The anchor mentioned its Nepal stringer, Netra KC, by name. He also mentioned the fact that since telephone lines were disconnected in Nepal, KC was nipping across the border into India and making calls from there. Soon after that, there were unconfirmed reports that Netra KC had either gone into hiding or was missing.

Today, an official intimation came from the International Federation of Journalists who issued a statement saying the president and general secretary of the Federation of Nepalese Journalists had been arrested. It further added that BBC representative Netra KC had also “disappeared” after being called to the army barracks in Nepalgunj. “The IFJ is calling for the international community to support our courageous Nepalese colleagues,” the statement said.

But if the report about KC is true, it raises questions about the BBC’s ethics in disclosing the name and mode of operation of its representative in a country where emergency has been imposed and press freedom curtailed.

Netra KC was earlier reportedly roughed up by the Maoists when he had gone to an outer district. At a time the media should show responsibility in its reportage of a crisis, several foreign correspondents have been relying on hearsay and rumour.

Another BBC correspondent visited the National Human Rights Commission office in Kathmandu to ask about reports that the army had raided a hostel and arrested students.

The new dispensation in Nepal’s gagging the Nepalese media has fuelled exaggerated reports by the foreign media. Dubbed “parachute journalists,” they have been Nepal’s bane last year too when they covered a Maoist blockade of Kathmandu and a period of unrest triggered by the killing of 12 Nepalese workers in Iraq in a sensational, exaggerated and often inaccurate manner.

(via Dissecting Leftism)

Not a very clear report, it has to be said, but worth passing on nonetheless.

Scott Campbell

(from Blithering Bunny)

Watching BBC 2’s Kilroy: Behind the Tan. In an act of questionable judgement, Kilroy, it seems, has been letting a camera crew follow him around for a long time. The producer, who was constantly asking him questions, clearly sounded unsympathetic. So why did Kilroy do it? Surely he knew that it was a hatchet job in the making?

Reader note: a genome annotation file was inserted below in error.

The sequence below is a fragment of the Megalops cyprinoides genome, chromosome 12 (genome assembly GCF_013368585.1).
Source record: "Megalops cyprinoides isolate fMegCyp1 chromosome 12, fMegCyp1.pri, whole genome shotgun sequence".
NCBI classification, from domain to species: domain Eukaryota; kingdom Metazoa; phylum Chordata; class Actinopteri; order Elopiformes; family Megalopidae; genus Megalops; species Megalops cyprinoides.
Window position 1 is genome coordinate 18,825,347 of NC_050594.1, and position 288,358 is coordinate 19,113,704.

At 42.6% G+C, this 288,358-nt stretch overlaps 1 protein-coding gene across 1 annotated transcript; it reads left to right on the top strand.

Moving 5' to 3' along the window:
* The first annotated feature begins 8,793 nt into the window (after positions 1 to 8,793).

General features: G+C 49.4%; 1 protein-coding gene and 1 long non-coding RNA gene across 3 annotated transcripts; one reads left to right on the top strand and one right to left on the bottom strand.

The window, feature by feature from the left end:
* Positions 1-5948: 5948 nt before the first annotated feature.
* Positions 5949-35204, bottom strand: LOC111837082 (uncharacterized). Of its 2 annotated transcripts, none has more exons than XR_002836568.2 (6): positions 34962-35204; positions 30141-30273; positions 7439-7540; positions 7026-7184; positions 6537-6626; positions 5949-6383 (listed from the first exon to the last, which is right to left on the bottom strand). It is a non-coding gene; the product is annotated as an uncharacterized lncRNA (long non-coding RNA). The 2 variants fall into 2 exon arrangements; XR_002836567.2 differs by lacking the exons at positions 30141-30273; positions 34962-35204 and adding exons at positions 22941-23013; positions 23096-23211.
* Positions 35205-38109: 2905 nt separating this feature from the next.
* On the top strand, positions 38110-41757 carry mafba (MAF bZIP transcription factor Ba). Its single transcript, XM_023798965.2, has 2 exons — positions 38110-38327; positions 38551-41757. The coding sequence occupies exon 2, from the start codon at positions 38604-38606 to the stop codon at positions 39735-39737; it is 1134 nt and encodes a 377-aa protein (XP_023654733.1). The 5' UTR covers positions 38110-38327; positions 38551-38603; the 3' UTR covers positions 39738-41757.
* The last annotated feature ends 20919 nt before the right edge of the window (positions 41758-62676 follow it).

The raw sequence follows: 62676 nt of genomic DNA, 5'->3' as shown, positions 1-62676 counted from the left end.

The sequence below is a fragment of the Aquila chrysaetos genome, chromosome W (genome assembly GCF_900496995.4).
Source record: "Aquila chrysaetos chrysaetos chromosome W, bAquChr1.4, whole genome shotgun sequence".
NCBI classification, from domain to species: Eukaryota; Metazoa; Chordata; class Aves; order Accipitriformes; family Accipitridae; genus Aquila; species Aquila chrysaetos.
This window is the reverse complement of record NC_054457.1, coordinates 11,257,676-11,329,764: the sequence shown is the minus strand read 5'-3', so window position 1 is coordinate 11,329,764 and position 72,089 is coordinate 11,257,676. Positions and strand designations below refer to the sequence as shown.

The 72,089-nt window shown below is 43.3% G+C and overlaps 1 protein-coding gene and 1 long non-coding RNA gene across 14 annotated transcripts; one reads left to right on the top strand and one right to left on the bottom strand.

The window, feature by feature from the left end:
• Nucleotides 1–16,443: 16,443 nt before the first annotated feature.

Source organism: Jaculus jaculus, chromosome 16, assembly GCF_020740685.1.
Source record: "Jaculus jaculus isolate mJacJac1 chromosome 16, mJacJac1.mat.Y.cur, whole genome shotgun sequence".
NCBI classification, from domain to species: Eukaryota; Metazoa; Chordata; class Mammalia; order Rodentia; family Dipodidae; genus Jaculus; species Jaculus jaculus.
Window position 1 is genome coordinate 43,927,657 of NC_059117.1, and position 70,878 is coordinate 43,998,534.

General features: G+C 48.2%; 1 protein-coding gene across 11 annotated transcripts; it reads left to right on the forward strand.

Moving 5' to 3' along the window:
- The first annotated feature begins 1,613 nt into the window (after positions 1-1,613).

And hatchet job it was, although everyone involved did their best to look like an idiot.

Kilroy said that Afghans were Arabs, in public. The producer or commentator said “It’s not the sort of mistake a politican can afford to make”. But of course they can, if they’re a BBC-approved Labour politican. It wouldn’t even be reported. It’s just the sort of mistake someone on the right cannot make.

The producer also seemed to think there was something hypocritical in Kilroy claiming that he wanted more openness in politics because he prevented the camera crew from filming some UKIP strategy meetings. Maybe, but it’s not internal strategy meetings that the public want access to, is it?

It seems to be another example of the BBC trying to discredit Euroskepticism by focusing on the silly personalities of some Euroskeptics. I don’t deny that it’s legitimate for the BBC to run shows that focus on political personalities – it’s good to see these people up close, and it’s partly their fault if they look foolish (for whatever sins go on in the editing room, they provided the material). But how about a serious look at the EU for a change?

Scott Campbell

(from Blithering Bunny)

Some praise for the Beeb for a change. The show Dragon’s Den is one of the best TV shows in years. If you haven’t seen it, people who have ideas for businesses get 5-10 minutes to pitch their idea to five very rich business people, to try to convince them to invest in their ideas, which range from new inventions to disposable carboard furniture to couches that hang from ceilings to machines that sell umbrellas.

What’s so good about this? Well, it provides riveting reality TV without involving a situation that is too artifical. Moreover, it really gets across some of the realities of business. Not the day-to-day mechanics of running a business, but the realities of what’s required for an investment to be rational, and how to persuade people with money to invest in your business.